“Mainly important are the processes within the community. […] It [collaborative housing projects] needs and is a process! […] With the help of the process and self-reflection projects are successful. Sometimes also short-term irritations emerged – e.g. members leaving the group – but overall it strengthened the project. […] It is also an individual process of learning and not ‘only’ a group process.” (Interview Schwarz 2018)

The process needs actors, i.e. the core group. The core group is connected by the cohesion of a joint vision.

“It takes a core group with a clear and joint vision. […] After a setback it is important to focus on the question ‘What is our joint goal?’. […] This is success […], a group with a clear vision, everything else is resulting. […] Constructional and spatial matters [for example] are secondary, much more important is a group that has a clear vision and is putting their heart into it. The sequence of finding the joint vision cannot be skipped. […] At given phases the core group needs to open up and grow repeatedly.” (Interview Schwarz 2018)

“This groups have a certain [joint] critique of society against the consisting system and want to creatively deal with possibilities how to do it differently, better or collaborative. […] If the group members fit and they know what they want, […] it [collaborative housing] can work everywhere. By being so adaptable and creative with their environment, external factors [e.g. exposition, position, size of building sight, etc.] don’t play a big role. Such projects can even cope with unattractive building land, classical housing cannot […]. If they play with it, one can wonder, what added value emerges.” (Interview Jany 2018)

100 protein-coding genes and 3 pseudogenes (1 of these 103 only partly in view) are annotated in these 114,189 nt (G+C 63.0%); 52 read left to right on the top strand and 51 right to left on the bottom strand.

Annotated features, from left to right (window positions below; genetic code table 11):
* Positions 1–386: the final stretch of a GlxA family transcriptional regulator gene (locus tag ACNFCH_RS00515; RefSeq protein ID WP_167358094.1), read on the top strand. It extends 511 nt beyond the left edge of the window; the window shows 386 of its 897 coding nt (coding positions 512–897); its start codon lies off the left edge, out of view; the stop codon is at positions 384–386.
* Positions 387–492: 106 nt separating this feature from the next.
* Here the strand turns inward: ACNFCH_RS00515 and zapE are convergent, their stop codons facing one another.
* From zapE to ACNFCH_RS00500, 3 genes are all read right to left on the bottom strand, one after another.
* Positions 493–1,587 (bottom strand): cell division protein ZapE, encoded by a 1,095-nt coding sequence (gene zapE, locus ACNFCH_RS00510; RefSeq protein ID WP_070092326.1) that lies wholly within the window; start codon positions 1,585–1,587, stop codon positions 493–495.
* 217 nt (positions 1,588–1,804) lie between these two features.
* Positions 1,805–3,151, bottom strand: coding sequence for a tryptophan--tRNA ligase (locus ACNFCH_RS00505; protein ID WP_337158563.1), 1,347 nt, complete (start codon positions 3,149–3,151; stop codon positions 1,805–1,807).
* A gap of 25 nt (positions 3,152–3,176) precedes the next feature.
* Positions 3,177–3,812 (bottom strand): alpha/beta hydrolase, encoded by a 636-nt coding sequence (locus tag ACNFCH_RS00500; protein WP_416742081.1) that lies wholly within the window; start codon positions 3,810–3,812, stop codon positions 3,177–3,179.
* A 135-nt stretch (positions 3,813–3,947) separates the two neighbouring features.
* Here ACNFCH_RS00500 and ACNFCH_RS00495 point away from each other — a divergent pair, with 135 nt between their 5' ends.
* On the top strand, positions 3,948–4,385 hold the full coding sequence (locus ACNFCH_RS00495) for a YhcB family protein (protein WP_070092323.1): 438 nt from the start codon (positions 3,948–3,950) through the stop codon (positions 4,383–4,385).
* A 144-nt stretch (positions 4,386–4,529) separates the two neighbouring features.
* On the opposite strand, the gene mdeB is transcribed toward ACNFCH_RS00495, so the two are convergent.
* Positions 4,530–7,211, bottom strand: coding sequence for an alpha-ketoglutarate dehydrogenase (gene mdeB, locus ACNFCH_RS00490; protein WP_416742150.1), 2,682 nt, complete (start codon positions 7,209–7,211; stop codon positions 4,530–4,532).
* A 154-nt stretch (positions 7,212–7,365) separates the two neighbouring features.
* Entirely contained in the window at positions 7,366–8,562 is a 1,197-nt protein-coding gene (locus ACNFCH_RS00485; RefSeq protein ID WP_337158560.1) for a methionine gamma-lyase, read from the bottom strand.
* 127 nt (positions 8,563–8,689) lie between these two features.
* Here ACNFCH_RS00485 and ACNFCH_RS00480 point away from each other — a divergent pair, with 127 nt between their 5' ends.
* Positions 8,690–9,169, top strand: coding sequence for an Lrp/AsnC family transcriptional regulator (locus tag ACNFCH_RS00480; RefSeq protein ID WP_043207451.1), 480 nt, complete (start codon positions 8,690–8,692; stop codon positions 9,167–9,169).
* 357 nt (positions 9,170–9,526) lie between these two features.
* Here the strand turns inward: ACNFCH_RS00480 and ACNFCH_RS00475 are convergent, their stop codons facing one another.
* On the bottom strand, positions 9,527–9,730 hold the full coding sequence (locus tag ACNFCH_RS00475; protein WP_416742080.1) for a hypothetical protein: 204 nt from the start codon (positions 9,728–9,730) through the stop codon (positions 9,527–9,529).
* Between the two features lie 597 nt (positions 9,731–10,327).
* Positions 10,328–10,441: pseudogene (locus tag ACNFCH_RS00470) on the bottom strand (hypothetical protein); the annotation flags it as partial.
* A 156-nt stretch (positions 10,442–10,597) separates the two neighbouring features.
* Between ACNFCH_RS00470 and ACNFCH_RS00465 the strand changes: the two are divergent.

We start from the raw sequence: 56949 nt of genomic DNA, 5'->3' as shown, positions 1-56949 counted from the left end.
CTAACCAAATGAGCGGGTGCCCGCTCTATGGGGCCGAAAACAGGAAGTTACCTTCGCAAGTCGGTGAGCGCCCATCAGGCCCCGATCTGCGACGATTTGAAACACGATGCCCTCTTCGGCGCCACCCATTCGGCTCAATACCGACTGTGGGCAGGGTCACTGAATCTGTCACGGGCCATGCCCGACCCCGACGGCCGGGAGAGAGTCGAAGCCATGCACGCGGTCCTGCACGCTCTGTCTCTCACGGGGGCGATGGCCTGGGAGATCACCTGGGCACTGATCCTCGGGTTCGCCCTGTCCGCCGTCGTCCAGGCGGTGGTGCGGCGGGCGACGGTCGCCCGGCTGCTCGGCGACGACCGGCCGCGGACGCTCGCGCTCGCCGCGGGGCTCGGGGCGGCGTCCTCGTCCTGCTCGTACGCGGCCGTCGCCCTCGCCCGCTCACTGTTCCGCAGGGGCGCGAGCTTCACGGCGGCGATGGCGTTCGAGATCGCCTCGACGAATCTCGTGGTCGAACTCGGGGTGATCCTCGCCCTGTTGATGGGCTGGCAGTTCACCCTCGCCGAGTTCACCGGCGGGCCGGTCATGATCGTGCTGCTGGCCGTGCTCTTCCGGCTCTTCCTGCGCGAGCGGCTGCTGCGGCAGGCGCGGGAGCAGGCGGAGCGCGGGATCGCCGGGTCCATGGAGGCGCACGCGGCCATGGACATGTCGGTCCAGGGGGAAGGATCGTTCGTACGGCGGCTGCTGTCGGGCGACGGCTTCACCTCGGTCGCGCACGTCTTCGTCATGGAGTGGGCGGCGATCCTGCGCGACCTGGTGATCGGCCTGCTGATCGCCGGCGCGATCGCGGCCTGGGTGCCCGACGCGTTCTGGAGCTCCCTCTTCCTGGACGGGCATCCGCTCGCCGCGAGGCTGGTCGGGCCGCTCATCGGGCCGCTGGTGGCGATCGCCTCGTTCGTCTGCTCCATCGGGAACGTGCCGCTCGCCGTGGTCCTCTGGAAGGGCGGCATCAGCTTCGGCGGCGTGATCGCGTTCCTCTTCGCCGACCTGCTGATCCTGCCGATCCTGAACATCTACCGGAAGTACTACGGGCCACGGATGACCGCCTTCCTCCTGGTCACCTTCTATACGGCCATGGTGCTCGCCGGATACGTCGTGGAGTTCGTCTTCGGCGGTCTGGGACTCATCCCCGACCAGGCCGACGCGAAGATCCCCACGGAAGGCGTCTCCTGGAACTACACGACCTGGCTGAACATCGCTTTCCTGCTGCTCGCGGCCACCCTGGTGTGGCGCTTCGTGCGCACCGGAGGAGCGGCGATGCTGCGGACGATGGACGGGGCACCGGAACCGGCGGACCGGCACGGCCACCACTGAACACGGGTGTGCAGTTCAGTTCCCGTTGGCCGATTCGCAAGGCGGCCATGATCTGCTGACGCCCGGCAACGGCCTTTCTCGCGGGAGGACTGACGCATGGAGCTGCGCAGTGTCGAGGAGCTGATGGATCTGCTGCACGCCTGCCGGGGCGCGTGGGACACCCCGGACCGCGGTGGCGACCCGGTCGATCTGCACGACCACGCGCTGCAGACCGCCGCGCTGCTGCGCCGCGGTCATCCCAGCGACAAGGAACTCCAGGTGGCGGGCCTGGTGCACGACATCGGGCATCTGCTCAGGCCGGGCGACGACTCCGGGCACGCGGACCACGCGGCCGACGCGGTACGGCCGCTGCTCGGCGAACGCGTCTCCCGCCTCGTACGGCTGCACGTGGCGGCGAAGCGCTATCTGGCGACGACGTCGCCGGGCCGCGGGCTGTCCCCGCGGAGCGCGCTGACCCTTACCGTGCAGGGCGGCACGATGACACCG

As building land is mentioned before, it is important to highlight that the experts interviewed do not agree with each other to the full extent as far as the role and importance of building land is concerned.

“It is important to find the building land at an early stage with the core group or initiators. It should be accessible and fulfill certain criteria. […] Some examples in Graz failed due to no consent on the decision for an appropriate building land. The group was there, but they could not agree on a location. Therefore, the building sight is the first common denominator” (Interview Schwarz 2018)

“Attractive building land is important as it valorizes the project. It should be easily accessible, other location criteria are depending on the group and need to be agreed on.” (Interview Rosegger 2018)
“When it comes to that [building land] such projects can turn a bad location into something good.” (Interview Jany 2018)

To keep the process on track and the core group together it needs special social tools that regulate the cohabitation, set a communication structure and act as conflict resolution mechanisms.

“Clear conflict resolution mechanisms and different structures and processes within the community are substantial.” (Interview Rosegger 2018)

“Moderation, conversation culture, self-reflection, bringing motivation […] loops of taking time, perceiving and appreciating […] such social tools must guide the process. This is the cornerstone!” (Interview Schwarz 2018)

“Communication tools help and foster the process. […] Groups also need guidance. Especially groups here in Graz did not succeed as they were lacking a competent assistance. It also takes planners, architects, […] openness, social skills and tools […] and to get help from outside when needed.” (Interview Jany 2018)

All mentioned factors are regulated by an organizational structure. Thereby it is not important if strict rules and mechanisms or a more laissez-faire structure regulate the cohabitation; it is pivotal that the group agrees on them. Moreover, it is important to have clear and transparent organizational structures.